God’s Pursuit of Us
FEBRUARY 1, 2023
“For God so loved the wold that he gave his one and only Son, that whoever believes in him shall not perish but have eternal life. For God did not send his Son into the world to condemn the world, but to save the world through him.” John 3:16-17 (NIV)
“God is an ageless romancer” were the words of the beloved Bible teacher at an all-female retreat.
Her words took me by surprise and appealed to my heart. I have always been a hopeless romantic — a sucker for rom-coms, Christmas movies on Lifetime, and happily-ever-after endings.
Having grown up in church, I often heard God described as Father, Friend, Way-Maker and Wonderful Counselor, to name a few. These names were easy to accept as true, but “romancer” was a bit difficult to embrace.
I’d reserved the word “romance” for men on white horses who slayed villains and rescued damsels in distress. Romancers were Prince Charmings in tuxedos, with roses in one hand and chocolates in the other. When I imagined a romancer, I didn’t imagine God.
But over the course of the weekend retreat, God began to enlarge my understanding of romance. This word isn’t limited to novels and date nights. This word encompasses God’s tremendous love and His relentless pursuit of humanity. I saw it throughout Scripture.
God pursued Adam and Eve after they sinned in the garden of Eden. (Genesis 3)
God pursued Hagar when she ran away from her problems. (Genesis 16)
God pursued Elijah when he ran from Ahab and Jezebel. (1 Kings 18-19)
God pursued Paul on the road to Damascus. (Acts 9)
And God pursues us.
Motivated by unexplainable love, God pursues humanity. No matter our state in life — married, single, dating, living for God or running from Him — God seeks to win the affection of our hearts by relentlessly and faithfully pursuing us.
We see a clear depiction of this pursuit in our key verses, John 3:16-17: “For God so loved the world that he gave his one and only Son, that whoever believes in him shall not perish but have eternal life. For God did not send his Son into the world to condemn the world, but to save the world through him.”
The love John refers to in this scripture is agape love, which is sacrificial and considered the highest form of love that exists. This love was costly for God, but He pursued us through the radical act of sacrificing His Son. God’s love is unmatched and far greater than any box of chocolates or bouquet of flowers.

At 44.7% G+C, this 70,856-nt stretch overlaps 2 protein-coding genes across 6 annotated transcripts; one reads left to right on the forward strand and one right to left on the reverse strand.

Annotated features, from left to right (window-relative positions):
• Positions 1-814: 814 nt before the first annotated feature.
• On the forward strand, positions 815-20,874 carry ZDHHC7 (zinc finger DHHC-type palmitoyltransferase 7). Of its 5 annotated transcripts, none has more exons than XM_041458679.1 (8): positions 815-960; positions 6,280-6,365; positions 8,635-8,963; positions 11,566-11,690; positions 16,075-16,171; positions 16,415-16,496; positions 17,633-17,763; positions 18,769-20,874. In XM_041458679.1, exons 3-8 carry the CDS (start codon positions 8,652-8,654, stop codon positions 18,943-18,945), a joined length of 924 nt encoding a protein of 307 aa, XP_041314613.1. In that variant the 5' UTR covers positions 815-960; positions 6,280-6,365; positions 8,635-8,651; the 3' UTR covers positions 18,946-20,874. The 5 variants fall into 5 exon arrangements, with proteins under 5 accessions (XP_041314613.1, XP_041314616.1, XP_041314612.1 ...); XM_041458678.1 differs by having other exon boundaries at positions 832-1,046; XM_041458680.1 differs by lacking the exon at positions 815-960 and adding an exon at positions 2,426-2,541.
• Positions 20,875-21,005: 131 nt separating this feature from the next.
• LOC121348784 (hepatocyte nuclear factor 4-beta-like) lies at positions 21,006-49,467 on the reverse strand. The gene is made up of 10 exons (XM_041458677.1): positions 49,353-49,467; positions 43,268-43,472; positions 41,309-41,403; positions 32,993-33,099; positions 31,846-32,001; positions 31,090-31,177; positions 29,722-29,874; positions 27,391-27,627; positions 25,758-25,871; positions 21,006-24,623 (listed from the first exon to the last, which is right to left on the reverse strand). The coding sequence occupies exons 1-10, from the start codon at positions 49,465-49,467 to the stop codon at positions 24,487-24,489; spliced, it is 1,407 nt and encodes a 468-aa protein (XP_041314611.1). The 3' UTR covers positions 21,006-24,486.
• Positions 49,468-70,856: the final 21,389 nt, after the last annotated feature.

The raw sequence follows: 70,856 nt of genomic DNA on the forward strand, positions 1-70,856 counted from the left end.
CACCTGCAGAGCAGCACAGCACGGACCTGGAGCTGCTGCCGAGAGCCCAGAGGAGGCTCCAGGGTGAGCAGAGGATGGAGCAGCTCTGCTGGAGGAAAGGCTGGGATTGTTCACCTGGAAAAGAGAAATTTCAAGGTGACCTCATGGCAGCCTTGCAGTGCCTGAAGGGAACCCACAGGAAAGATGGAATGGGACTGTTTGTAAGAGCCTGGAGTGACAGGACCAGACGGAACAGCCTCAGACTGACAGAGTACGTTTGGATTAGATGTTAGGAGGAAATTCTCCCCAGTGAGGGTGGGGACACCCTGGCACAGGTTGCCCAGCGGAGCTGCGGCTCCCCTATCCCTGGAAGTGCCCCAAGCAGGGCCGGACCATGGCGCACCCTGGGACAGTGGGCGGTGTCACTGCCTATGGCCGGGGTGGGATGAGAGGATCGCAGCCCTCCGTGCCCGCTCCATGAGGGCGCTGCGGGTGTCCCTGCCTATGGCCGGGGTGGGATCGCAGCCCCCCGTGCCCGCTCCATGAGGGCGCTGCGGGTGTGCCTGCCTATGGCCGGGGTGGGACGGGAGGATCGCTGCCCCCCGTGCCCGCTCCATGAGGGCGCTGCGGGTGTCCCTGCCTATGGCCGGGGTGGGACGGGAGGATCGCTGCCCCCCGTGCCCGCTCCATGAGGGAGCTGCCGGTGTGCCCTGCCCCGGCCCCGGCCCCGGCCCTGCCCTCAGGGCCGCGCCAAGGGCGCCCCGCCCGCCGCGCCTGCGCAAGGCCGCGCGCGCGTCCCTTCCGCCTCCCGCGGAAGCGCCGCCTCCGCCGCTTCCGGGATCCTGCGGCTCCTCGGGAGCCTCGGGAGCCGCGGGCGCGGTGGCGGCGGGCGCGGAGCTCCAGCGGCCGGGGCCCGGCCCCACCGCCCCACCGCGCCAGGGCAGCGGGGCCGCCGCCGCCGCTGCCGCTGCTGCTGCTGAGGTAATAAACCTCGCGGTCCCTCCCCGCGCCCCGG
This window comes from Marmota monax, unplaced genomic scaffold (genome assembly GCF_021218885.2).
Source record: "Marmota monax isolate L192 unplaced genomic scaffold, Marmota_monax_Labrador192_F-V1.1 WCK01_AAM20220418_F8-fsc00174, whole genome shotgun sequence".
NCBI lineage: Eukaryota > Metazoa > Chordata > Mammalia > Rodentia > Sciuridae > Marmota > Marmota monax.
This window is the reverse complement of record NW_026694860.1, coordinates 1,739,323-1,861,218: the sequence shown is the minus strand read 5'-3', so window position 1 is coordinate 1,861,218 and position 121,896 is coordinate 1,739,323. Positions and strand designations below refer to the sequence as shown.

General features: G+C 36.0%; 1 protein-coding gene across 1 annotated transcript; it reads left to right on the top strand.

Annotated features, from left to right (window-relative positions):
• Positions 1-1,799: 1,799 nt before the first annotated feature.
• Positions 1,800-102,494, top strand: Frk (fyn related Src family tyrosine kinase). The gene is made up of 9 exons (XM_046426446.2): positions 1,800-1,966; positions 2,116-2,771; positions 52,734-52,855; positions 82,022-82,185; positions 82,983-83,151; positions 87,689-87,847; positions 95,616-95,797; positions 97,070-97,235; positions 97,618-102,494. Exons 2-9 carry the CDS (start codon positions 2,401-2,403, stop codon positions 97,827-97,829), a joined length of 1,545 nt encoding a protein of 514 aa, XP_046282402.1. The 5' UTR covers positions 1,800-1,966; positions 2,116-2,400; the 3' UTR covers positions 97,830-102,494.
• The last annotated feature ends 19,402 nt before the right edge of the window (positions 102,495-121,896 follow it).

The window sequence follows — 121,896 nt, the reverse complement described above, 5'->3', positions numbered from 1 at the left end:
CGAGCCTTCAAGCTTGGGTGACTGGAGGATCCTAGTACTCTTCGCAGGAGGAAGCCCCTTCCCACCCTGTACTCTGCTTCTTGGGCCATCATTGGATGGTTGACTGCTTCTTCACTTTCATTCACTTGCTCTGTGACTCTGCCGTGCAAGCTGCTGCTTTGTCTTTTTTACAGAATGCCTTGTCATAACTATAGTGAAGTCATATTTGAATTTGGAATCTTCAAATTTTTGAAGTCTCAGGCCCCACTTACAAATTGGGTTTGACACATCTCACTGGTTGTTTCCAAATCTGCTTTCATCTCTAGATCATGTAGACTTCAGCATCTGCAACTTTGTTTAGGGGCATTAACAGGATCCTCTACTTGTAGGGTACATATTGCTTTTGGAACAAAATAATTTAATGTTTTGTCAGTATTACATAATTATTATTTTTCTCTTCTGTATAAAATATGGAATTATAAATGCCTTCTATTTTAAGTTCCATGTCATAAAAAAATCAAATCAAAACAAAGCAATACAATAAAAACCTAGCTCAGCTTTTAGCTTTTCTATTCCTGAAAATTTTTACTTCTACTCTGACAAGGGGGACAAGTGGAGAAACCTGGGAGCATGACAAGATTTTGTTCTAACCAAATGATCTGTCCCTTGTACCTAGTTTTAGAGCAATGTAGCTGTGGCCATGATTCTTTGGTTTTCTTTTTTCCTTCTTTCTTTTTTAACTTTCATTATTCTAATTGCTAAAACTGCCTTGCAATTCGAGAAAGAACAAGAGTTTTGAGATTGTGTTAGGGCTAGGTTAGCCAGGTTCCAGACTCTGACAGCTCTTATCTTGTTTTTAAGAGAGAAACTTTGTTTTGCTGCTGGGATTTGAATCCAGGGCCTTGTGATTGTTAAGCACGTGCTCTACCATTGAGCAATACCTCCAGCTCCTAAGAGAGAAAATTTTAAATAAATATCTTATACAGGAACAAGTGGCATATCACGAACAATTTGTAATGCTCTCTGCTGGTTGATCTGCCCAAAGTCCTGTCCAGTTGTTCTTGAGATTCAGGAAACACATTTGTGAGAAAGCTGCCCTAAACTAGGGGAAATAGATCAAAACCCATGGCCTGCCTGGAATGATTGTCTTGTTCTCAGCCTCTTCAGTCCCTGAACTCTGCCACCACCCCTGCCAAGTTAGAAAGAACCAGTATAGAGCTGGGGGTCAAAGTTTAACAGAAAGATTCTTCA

And even more astounding is that God demonstrated His lavish and sacrificial love while we were sinners. He pursued us while we weren’t thinking about Him. His actions on our behalf overshadow the man on the white horse. Once and for all, God valiantly saved humankind from the spiritual villain Satan when we were in distress.
But God’s pursuit of us did not end with Christ’s sacrificial death and resurrection. For all our days, He will continue to pursue us with His unexplainable love.
If you long to be romanced and pursued, may this be an encouragement: You are the object of God’s affection. He has relentlessly pursued and will continue to pursue you.
Dear God, thank You for pursuing me. Continue to remind me of Your steadfast love for all my days. Help me to rest in the fact that I am lavishly loved by You. In Jesus’ Name, Amen.
In Shadow – Streams in the Desert – February 2
In the shadow of his hand hath he hid me, and made me a polished shaft: in his quiver hath he hid me. Isaiah 49:2
“In the shadow.” We must all go there sometimes. The glare of the daylight is too brilliant; our eyes become injured, and unable to discern the delicate shades of colour, or appreciate neutral tints – the shadowed chamber of sickness, the shadowed house of mourning, the shadowed life from which the sunlight has gone.